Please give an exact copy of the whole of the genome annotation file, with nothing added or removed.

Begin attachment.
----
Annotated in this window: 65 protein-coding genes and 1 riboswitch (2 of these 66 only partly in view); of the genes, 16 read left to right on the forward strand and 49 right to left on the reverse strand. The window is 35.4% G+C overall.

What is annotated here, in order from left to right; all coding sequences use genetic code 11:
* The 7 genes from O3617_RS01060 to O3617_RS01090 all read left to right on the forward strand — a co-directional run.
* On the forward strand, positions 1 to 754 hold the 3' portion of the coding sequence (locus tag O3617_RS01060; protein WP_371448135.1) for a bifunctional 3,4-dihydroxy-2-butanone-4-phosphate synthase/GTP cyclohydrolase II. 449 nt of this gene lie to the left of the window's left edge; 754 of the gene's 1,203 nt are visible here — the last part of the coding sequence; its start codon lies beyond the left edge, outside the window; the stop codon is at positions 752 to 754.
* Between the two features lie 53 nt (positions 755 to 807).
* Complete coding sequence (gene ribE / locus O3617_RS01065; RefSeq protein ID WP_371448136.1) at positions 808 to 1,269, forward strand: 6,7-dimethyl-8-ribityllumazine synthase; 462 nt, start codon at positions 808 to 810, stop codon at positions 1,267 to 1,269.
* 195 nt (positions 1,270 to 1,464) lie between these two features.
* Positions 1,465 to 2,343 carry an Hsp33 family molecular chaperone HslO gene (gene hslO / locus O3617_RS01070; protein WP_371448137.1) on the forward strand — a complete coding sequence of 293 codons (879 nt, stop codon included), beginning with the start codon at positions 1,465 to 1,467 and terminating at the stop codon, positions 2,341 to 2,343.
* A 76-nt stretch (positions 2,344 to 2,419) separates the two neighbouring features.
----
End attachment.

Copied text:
Annotated in this window: 65 protein-coding genes and 1 riboswitch (2 of these 66 only partly in view); of the genes, 16 read left to right on the forward strand and 49 right to left on the reverse strand. The window is 35.4% G+C overall.

What is annotated here, in order from left to right; all coding sequences use genetic code 11:
* The 7 genes from O3617_RS01060 to O3617_RS01090 all read left to right on the forward strand — a co-directional run.
* On the forward strand, positions 1 to 754 hold the 3' portion of the coding sequence (locus tag O3617_RS01060; protein WP_371448135.1) for a bifunctional 3,4-dihydroxy-2-butanone-4-phosphate synthase/GTP cyclohydrolase II. 449 nt of this gene lie to the left of the window's left edge; 754 of the gene's 1,203 nt are visible here — the last part of the coding sequence; its start codon lies beyond the left edge, outside the window; the stop codon is at positions 752 to 754.
* Between the two features lie 53 nt (positions 755 to 807).
* Complete coding sequence (gene ribE / locus O3617_RS01065; RefSeq protein ID WP_371448136.1) at positions 808 to 1,269, forward strand: 6,7-dimethyl-8-ribityllumazine synthase; 462 nt, start codon at positions 808 to 810, stop codon at positions 1,267 to 1,269.
* 195 nt (positions 1,270 to 1,464) lie between these two features.
* Positions 1,465 to 2,343 carry an Hsp33 family molecular chaperone HslO gene (gene hslO / locus O3617_RS01070; protein WP_371448137.1) on the forward strand — a complete coding sequence of 293 codons (879 nt, stop codon included), beginning with the start codon at positions 1,465 to 1,467 and terminating at the stop codon, positions 2,341 to 2,343.
* A 76-nt stretch (positions 2,344 to 2,419) separates the two neighbouring features.